NAD+-targeting by bacteria: an emerging weapon in pathogenesis

FEMS Microbiol Rev. 2021 Nov 23;45(6):fuab037. doi: 10.1093/femsre/fuab037.


Nicotinamide adenine dinucleotide (NAD+) is a major cofactor in redox reactions in all life-forms. A stable level of NAD+ is vital to ensure cellular homeostasis. Some pathogens can modulate NAD+ metabolism to their advantage and even utilize or cleave NAD+ from the host using specialized effectors known as ADP-ribosyltransferase toxins and NADases, leading to energy store depletion, immune evasion or even cell death. This review explores recent advances in the field of bacterial NAD+-targeting toxins, highlighting the relevance of NAD+ modulation as an emerging pathogenesis strategy. In addition, we discuss the role of specific NAD+-targeting toxins in niche colonization and bacterial lifestyle as components of toxin/antitoxin systems and key players in interbacterial competition. Understanding the mechanisms of toxicity, regulation and secretion of these toxins will provide interesting leads in the search for new antimicrobial treatments in the fight against infectious diseases.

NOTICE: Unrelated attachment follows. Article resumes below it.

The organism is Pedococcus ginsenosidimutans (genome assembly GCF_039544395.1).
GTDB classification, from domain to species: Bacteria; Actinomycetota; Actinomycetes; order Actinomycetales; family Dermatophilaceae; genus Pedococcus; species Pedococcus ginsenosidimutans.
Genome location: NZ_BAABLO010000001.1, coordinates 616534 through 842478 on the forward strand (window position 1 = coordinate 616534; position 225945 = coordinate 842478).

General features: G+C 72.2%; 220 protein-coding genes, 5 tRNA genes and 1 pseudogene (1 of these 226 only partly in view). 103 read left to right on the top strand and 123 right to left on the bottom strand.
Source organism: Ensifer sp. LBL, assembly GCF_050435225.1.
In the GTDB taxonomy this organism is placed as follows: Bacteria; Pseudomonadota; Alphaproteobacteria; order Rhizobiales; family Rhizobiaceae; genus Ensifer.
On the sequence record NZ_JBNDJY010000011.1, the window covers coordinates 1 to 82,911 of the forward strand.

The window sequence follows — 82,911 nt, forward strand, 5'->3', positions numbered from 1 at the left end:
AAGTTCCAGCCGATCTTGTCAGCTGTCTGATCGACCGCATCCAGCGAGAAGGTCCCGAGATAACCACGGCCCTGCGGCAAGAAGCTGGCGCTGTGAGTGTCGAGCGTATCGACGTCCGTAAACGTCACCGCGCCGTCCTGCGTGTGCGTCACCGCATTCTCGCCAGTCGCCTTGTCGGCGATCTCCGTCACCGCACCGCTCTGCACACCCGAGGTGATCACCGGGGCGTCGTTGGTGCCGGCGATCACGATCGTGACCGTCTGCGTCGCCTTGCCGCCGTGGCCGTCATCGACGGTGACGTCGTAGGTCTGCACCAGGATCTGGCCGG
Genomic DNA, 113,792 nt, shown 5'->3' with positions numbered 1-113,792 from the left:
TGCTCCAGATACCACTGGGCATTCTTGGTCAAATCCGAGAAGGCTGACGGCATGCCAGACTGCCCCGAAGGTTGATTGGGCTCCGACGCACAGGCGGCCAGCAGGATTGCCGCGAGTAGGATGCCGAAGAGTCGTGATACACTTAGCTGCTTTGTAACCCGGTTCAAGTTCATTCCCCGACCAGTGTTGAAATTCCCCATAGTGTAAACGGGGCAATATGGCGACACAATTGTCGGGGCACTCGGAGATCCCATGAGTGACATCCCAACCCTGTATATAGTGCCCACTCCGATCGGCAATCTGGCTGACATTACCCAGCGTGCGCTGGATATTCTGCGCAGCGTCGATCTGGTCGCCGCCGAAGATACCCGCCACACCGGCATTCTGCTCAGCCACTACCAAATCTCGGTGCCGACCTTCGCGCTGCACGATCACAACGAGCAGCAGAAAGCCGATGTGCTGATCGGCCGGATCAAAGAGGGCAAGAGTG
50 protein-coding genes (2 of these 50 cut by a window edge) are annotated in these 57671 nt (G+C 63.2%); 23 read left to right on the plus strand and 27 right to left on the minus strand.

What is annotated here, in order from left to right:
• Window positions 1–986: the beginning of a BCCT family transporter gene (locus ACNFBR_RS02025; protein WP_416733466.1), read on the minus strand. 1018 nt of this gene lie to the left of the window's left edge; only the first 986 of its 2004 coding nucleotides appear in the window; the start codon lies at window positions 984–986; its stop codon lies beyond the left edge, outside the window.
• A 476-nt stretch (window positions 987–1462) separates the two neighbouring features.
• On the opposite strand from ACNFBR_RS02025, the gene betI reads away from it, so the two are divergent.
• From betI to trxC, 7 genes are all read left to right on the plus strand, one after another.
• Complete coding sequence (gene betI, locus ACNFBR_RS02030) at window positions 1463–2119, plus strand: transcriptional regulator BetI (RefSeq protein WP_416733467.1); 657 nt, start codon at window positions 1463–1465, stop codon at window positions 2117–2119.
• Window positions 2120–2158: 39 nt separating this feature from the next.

Keywords: ADP-ribosylation; NAD+; NADase; bacterial virulence factor; immune response evasion; secretion pathway.

Publication types

  • Research Support, Non-U.S. Gov't
  • Review

MeSH terms

  • ADP Ribose Transferases
  • Bacteria
  • Bacterial Toxins*
  • NAD*
  • NAD+ Nucleosidase


  • Bacterial Toxins
  • NAD
  • ADP Ribose Transferases
  • NAD+ Nucleosidase